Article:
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Mary Bellis

Mary's Inventors Blog


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What is Patent Pending?

Thursday May 29, 2014
Thanks for the great question Alvin. Patent pending means that someone has applied for a patent on an invention and is waiting to see if the patent is granted. Manufacturers use it as a warning that a patent may be issued that would cover the item and that copiers should be careful because they might infringe if the patent issues. You can only use the term patent pending if you have applied for a patent (provisonal or non-provisional). You cannot use the term patent pending if it is not true. See - Glossary of Patent Terms and Definitions

What is a Small Entity?

Thursday May 29, 2014

According to the U.S Patent and Trademark Office, a small entity can be a for-profit company with 500 or fewer employees, a nonprofit organization or an independent inventor. A small entity pays reduced fees (50% discount) to the Patent Office for many of their filing fees. It used to be that you had to file a special form declaring that you were a small entity in order to pay the reduced fees. Now, the Patent Office will accept any written reference that you are a small entity and several of the forms that you will be using to communicate with the Patent Office have a check box that will identify you as a small entity, and are considered written references. (example 1, example 2)

Multiple Dependent Patent Claims

Thursday May 29, 2014

What are multiple dependent patent claims, also called multiply dependent patent claims? Claims are the parts of a patent that define the invention, and are what are legally enforceable. Dependent claims according to the USPTO, "refer back to and further limit another claim or claims in the same [patent] application." A dependent claim is a claim that refers to another claim. A multiply dependent claim is any dependent claim which refers to more than one other claim. An example of the wording used for a multiple dependent claim in a patent application would be "Claim 5. A gadget according to claims 3 or 4, further comprising..." You can learn more about claims by reading "Tips on Writing Patent Claims" and "MPEP 608.01(i) Claims"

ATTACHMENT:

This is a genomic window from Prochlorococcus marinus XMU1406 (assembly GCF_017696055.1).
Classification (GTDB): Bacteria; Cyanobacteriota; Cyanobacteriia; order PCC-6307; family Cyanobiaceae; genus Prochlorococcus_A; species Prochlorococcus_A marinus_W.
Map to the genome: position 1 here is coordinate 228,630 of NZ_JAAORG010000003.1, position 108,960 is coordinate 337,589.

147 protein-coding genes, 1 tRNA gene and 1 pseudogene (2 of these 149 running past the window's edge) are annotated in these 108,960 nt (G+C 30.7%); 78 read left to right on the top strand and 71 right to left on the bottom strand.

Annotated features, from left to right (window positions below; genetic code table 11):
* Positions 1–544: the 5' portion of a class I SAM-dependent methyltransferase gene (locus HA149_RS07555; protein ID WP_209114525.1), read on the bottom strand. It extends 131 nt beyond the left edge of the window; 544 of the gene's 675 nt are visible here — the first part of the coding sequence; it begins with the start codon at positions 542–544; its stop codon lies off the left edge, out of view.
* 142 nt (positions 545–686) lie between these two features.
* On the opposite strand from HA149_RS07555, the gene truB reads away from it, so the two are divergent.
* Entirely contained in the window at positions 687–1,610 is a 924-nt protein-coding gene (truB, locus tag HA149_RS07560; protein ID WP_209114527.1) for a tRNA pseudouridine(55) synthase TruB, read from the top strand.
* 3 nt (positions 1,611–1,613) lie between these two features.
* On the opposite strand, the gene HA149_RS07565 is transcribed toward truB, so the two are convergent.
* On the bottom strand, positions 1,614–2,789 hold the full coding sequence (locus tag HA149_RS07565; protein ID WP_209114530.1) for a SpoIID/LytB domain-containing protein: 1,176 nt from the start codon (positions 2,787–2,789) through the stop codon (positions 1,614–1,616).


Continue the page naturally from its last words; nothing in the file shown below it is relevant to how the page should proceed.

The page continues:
My Invention - Their Invention

Thursday May 29, 2014

Pat wrote me asking, "In my invention, can I use part of a product that is already on the market? There is maybe a similar product out there I'm sure but used in a different application. Please point me in the right direction."

Pat, your question raises several possibilities. You cannot patent something that has already been patented and it is your responsibilty to do a search for prior art and/or a patent search to find that out. Read How Do I Conduct a Patent Search for Prior Art? If you have to use someone else's invention as part of your invention, you would have to license their patent, "a contractual agreement giving written permission to another party the right to use an invention." Read my basic article "Turning an Invention Idea Into Money" to learn more and talk to an intellectual property lawyer. Your reference to "part of" and "different application" makes your answer more complicated, possible a patentable improvement to a prior invention, however, beyond my scope to say.